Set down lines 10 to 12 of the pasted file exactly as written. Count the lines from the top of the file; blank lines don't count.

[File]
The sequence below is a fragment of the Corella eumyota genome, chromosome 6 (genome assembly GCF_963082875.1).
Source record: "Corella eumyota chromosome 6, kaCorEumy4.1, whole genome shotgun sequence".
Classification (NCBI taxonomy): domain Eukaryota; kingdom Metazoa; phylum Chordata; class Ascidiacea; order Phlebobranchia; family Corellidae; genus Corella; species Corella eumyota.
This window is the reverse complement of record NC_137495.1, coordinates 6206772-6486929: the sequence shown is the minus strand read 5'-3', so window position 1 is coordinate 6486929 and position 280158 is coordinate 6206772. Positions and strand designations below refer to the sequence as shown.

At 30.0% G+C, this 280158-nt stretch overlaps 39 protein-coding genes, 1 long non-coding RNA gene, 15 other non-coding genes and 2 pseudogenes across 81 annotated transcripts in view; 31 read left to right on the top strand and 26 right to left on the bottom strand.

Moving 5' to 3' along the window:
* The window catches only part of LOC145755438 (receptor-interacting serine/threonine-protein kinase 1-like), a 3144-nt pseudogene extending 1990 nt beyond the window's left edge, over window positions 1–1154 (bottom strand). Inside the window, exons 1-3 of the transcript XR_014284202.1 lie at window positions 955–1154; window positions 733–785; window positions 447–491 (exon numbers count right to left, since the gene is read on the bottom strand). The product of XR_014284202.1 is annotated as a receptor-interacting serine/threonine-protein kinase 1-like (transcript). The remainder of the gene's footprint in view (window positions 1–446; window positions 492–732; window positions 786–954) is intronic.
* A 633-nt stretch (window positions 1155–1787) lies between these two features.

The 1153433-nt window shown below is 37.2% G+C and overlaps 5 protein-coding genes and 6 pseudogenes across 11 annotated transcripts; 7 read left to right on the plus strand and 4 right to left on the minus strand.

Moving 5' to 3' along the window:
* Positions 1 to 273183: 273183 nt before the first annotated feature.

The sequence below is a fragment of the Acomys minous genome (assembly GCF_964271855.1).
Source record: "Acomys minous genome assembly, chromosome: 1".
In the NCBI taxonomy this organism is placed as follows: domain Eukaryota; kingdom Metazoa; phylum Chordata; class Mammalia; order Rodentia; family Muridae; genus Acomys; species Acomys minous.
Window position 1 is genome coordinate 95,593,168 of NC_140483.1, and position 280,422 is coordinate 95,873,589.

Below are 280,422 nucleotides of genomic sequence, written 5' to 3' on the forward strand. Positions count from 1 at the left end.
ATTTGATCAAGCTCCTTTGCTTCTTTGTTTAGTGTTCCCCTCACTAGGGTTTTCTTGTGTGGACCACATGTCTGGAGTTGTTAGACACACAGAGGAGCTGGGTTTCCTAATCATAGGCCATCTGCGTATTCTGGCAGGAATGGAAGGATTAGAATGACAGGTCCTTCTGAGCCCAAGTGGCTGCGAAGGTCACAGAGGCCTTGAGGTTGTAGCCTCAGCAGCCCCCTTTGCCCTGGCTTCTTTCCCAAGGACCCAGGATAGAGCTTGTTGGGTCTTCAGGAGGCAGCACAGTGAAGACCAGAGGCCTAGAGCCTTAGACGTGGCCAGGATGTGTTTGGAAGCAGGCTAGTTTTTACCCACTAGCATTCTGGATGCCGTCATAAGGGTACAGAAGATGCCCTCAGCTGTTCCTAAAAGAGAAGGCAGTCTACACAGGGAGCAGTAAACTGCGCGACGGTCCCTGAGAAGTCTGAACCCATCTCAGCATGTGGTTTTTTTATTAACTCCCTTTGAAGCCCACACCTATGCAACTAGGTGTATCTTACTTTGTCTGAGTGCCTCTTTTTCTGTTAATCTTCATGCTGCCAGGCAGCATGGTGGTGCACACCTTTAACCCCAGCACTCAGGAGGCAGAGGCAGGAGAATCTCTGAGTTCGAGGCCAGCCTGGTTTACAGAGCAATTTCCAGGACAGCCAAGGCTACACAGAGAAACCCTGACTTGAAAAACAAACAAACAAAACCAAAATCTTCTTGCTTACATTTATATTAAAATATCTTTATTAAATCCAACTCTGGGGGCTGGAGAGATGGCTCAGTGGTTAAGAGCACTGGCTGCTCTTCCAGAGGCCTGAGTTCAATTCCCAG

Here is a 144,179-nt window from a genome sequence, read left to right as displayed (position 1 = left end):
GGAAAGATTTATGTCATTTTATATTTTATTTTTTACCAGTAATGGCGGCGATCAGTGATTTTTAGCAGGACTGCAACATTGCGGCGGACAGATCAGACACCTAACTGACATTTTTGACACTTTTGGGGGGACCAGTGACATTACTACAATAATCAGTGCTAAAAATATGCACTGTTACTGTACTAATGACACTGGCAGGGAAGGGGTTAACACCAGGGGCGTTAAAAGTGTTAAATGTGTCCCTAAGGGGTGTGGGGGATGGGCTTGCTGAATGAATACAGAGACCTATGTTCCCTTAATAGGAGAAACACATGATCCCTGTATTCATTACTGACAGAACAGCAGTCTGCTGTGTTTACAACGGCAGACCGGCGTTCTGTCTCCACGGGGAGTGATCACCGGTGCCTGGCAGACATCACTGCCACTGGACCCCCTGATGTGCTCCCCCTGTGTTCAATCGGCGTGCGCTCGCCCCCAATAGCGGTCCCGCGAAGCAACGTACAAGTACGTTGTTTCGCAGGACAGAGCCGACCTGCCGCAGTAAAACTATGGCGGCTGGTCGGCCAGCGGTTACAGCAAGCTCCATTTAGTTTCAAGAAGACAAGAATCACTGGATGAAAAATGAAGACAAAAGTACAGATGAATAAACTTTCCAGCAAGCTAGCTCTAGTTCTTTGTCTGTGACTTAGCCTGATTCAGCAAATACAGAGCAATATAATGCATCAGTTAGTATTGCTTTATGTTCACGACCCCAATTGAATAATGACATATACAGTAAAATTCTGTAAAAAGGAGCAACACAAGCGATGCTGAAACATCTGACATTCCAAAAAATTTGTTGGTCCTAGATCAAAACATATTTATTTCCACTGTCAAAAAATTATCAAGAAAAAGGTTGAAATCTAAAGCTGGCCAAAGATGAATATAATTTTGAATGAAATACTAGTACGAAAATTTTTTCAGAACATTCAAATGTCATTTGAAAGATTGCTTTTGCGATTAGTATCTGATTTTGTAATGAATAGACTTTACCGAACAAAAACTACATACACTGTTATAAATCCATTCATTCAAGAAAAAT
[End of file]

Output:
Moving 5' to 3' along the window:
* Positions 1 to 273183: 273183 nt before the first annotated feature.

The sequence below is a fragment of the Acomys minous genome (assembly GCF_964271855.1).